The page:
resonate

verb
res·​o·​nate | \ ˈre-zə-ˌnāt How to pronounce resonate (audio) \
resonated; resonating

Definition of resonate

intransitive verb

1 : to produce or exhibit resonance
2 : to respond as if by resonance resonate to the music also : to have a repetitive pattern that resembles resonance
3 : to relate harmoniously : strike a chord a message that resonates with voters

transitive verb

: to subject to resonating

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Synonyms for resonate

Synonyms

echo, reecho, resound, reverberate, sound

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Resonate vs. Reverberate

Resonate and reverberate each have at least one meaning that is concerned with sound, and they carry a degree of overlap in their definitions. However, there are some subtle differences between them that are worth observing. Resonate typically suggests that a single lasting sound is produced; reverberate, on the other hand, indicates that an initial sound is followed by a series of echoes. In terms of the contexts in which they are used, resonate often involves a person (“that passage of the book resonated with many young readers”); reverberate, on the other hand, is more likely to be used of a thing, such as the aftermath of some major event (“the shock caused by the assassination reverberated across Europe”).

Examples of resonate in a Sentence

The siren resonated throughout the city. the deep sounds of the bassoon resonated through the concert hall

Recent Examples on the Web

That last concern should especially resonate among Democrats. Matt Ford, The New Republic, "Trump Is on the Right Side of the Law, for Once," 8 Aug. 2019 The hopeful conclusion is that the shock of El Paso, Texas, and Dayton, Ohio, may resonate. Chicago Tribune, Twin Cities, "Other voices: For El Paso, Dayton and the nation, close the gun law loophole," 7 Aug. 2019 Despite the busy visuals, the exhibit resonates as a quiet, calm space. Lila Seidman, Glendale News-Press, "Down the street from vandalized comfort-women statue is an exhibit honoring the women," 1 Aug. 2019 The recent deaths resonate because there are more and more pedestrians and cyclists who have had their own near-misses. Nic Garcia, The Denver Post, "The Spot: I watched Wednesday’s debate with friends. Here are my 3 takeaways.," 1 Aug. 2019 The passionate local defense of Baltimore and indictment of the president resonated widely, as lawmakers such as Sen. Ben Cardin, D-Md. oregonlive.com, "Baltimore Sun editorial blasts back at Donald Trump after remarks denigrating city," 29 July 2019 The second part of that statement in particular resonates, Brantner said. Katrin Bennhold, BostonGlobe.com, "Greens are the new hope for Europe’s center. For the far right, they’re enemy number one.," 14 July 2019 Some of these feats were to be expected: dominance usually resonates. Louisa Thomas, The New Yorker, "World Cup 2019: The U.S. Women’s Team Wins and Leaves the Stage as a New Kind of American Role Model," 7 July 2019 To this day, the Times-Picayune/NOLA.com resonates with readers like few local media outlets in America. Jeff Duncan, nola.com, "My front row seat to the Golden Age of New Orleans sports," 28 June 2019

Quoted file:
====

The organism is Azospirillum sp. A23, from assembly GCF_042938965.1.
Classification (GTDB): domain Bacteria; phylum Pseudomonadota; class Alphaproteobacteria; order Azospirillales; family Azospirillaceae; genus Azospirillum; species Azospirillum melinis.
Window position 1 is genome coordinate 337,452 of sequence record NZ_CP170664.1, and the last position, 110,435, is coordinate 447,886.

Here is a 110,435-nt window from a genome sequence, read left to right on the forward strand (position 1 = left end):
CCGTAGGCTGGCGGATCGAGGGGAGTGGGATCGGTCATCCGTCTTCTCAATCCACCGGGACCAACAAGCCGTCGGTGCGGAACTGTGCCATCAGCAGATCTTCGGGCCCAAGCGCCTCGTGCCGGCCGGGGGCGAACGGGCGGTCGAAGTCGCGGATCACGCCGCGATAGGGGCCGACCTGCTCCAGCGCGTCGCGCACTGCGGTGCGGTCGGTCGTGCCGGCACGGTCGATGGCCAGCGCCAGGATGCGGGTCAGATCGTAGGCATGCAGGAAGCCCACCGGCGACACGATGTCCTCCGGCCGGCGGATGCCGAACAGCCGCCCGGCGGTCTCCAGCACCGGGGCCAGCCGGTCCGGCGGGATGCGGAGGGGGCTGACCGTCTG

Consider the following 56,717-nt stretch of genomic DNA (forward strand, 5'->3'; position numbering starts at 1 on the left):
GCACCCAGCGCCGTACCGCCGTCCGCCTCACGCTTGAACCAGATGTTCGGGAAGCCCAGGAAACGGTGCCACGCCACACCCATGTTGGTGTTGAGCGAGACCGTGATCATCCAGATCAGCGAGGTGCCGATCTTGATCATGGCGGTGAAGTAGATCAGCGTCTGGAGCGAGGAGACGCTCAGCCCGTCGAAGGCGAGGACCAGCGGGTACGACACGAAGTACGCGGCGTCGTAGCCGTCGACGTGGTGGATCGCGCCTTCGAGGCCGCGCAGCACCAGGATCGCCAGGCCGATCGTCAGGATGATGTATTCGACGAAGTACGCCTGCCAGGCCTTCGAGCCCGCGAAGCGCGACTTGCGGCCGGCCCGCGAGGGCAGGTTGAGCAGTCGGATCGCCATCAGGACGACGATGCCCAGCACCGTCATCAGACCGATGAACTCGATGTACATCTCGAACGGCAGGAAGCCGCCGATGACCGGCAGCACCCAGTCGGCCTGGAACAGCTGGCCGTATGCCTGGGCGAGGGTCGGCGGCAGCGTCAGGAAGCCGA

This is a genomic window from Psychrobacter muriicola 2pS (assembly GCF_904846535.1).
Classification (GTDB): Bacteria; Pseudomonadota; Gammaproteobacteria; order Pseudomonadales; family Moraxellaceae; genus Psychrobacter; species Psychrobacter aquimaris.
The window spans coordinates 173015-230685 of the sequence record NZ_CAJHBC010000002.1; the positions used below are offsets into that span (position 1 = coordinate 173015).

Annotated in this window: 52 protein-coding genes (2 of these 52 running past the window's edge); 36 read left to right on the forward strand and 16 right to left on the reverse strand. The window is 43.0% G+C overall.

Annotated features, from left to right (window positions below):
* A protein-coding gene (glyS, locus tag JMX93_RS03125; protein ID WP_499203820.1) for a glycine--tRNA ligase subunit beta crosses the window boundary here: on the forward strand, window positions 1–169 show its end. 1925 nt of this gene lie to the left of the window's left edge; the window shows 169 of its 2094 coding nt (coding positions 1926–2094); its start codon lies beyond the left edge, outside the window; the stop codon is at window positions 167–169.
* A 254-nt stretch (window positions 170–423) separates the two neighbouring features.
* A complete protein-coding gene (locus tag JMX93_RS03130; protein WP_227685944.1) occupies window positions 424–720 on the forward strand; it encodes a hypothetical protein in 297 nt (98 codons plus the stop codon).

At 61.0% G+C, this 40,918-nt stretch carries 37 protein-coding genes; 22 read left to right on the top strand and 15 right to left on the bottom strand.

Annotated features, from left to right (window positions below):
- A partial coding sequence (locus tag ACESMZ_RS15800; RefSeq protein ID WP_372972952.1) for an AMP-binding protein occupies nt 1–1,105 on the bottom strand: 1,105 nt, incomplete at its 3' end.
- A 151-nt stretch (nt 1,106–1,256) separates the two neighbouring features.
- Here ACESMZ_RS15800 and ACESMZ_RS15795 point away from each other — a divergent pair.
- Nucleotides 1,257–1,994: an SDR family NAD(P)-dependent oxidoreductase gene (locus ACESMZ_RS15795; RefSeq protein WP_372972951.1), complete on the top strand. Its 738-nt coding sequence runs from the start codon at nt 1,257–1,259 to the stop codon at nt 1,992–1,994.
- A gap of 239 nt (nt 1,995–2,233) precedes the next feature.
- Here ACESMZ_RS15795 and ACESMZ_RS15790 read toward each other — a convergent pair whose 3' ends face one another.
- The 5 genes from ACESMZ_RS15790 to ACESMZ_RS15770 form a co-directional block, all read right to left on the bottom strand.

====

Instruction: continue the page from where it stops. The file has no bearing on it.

These example sentences are selected automatically from various online news sources to reflect current usage of the word 'resonate.' Views expressed in the examples do not represent the opinion of Merriam-Webster or its editors. Send us feedback.

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First Known Use of resonate

1873, in the meaning defined at intransitive sense 1

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Statistics for resonate

Last Updated

14 Aug 2019

Look-up Popularity

Time Traveler for resonate

The first known use of resonate was in 1873

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More Definitions for resonate

resonate

verb

English Language Learners Definition of resonate

: to continue to produce a loud, clear, deep sound for a long time
: to have particular meaning or importance for someone : to affect or appeal to someone in a personal or emotional way

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Comments on resonate

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